About the expedition

Expedition mapOn 1 January, 2010, I will head south to Wellington, New Zealand to get aboard the JOIDES Resolution, a seagoing research vessel that drills core samples from under the ocean floor in the context of the Integrated Ocean Drilling Programme (IODP). More precisely, we (more than 50 scientists and technician and ~65 crew members) will sail to the Wilkes Land margin of Antarctica where we will spend about two months (4 January – 9 March 2010) on the ship, working 24 hours a day and 7 days a week, to recover marine sediment cores.

The objective of the expedition is to collect a set of drill cores on the Antarctic continental margin to reconstruct Antarctica’s climate and ice-sheet history. This objective is not only of major scientific interest but also of great importance for society. The transition from the Greenhouse World to Icehouse World we are currently living in happened more than 30 million years ago and impacted global sea level, albedo, and oceanographic and biotic evolution, among other changes. State-of-the-art climate models combined with paleoclimatic proxy data suggest that the main triggering mechanism for inception and development of the Antarctic glaciation was the decreasing levels of CO2 concentration in the atmosphere. With current rising atmospheric greenhouse gases resulting in rapidly rising global temperatures, studies of polar climates, and the Antarctic cryosphere behaviour in particular, are prominent on the research agenda.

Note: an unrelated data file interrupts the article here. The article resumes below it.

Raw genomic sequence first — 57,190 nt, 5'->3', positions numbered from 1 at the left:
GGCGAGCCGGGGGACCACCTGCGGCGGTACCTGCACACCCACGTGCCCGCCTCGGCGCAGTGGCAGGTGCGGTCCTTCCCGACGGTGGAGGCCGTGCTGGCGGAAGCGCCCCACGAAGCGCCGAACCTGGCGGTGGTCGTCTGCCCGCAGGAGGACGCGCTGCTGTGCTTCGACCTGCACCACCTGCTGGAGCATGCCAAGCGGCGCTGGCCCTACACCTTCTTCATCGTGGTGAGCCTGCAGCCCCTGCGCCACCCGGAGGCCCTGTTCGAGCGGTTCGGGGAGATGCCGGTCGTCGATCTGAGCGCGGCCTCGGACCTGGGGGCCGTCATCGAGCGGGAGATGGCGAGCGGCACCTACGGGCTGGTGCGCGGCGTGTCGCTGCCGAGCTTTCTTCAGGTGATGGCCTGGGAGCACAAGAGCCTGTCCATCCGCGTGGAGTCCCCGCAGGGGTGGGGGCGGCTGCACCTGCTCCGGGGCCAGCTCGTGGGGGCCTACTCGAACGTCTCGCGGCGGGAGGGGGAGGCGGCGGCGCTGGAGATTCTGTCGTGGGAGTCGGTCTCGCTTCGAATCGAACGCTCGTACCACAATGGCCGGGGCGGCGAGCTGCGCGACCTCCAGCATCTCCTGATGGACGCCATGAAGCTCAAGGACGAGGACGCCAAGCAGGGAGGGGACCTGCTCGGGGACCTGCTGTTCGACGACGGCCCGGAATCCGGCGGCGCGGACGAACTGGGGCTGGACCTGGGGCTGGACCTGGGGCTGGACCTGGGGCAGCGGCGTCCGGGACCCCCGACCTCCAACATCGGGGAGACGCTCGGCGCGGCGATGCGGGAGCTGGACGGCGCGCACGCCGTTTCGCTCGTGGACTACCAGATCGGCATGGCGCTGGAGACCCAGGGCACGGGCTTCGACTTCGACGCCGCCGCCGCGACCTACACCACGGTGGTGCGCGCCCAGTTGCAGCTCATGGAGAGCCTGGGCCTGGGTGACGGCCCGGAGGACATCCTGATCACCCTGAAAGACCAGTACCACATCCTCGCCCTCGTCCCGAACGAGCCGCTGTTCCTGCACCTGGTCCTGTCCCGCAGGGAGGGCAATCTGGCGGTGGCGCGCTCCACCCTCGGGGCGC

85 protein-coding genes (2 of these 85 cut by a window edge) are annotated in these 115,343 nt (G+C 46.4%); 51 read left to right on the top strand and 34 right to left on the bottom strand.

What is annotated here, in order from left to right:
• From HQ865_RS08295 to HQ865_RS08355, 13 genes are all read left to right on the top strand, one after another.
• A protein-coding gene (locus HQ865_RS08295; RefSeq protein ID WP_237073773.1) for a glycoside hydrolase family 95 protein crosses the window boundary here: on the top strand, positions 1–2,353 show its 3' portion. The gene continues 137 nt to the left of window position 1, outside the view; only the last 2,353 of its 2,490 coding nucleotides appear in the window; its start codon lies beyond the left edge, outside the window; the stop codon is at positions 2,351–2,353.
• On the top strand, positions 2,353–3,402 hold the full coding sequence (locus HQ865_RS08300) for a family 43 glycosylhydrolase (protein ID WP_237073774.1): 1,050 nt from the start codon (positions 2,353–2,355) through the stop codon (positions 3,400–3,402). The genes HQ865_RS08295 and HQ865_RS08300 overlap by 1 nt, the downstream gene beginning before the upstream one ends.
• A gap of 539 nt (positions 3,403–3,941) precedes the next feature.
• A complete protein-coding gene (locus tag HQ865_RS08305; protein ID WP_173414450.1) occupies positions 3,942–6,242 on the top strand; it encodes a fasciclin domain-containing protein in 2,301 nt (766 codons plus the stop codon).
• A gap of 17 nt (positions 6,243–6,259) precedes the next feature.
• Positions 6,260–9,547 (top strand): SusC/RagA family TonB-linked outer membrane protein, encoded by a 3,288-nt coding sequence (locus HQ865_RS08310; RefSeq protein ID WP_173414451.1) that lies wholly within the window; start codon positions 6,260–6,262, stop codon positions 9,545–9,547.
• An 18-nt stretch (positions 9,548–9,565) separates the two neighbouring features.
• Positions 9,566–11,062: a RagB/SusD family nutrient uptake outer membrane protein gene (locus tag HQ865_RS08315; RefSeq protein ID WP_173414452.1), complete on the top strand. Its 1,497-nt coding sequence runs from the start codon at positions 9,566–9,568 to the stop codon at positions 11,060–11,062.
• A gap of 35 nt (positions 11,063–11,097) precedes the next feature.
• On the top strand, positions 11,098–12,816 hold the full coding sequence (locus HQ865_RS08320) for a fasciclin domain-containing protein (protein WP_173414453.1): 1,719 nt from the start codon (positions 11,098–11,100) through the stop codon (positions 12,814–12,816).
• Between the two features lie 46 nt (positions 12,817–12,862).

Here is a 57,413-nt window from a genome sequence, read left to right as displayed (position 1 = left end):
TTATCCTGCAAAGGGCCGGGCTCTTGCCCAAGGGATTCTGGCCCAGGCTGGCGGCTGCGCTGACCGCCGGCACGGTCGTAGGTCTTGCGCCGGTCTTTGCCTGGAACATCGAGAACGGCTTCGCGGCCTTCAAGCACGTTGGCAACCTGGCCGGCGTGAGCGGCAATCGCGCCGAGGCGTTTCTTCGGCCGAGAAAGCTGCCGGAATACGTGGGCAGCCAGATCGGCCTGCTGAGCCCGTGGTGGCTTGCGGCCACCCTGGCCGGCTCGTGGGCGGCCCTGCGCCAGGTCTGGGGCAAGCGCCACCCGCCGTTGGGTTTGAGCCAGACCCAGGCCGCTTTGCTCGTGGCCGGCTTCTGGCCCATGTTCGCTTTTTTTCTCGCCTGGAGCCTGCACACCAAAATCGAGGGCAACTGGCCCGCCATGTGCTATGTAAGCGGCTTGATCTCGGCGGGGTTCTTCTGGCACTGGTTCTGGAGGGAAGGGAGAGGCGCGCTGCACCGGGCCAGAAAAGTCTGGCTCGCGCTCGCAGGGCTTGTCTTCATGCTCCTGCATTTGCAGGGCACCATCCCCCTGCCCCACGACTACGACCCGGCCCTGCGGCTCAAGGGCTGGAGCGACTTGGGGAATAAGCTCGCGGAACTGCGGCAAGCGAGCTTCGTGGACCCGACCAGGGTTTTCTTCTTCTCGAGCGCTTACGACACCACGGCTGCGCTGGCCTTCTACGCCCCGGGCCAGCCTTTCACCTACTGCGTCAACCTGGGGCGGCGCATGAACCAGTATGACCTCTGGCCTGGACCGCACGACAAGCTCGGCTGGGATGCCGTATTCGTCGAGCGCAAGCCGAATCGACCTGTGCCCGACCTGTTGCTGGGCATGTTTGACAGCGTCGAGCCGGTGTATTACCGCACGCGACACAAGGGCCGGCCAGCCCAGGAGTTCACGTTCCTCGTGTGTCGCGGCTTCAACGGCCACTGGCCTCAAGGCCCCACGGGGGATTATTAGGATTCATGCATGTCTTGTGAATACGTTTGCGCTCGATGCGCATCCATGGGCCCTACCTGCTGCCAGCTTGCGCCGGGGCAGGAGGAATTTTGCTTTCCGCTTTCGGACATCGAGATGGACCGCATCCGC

Drilling the Antarctic Wilkes Land margin is designed to provide a long-term record of Antarctic glaciation and its intimate relationships with global climatic and oceanographic change.

Through the ocean leadership YouTube channel more videos from Dan Brinkhuis (ZCENE MovingMediaCompany BV) will be posted during the actual expedition.

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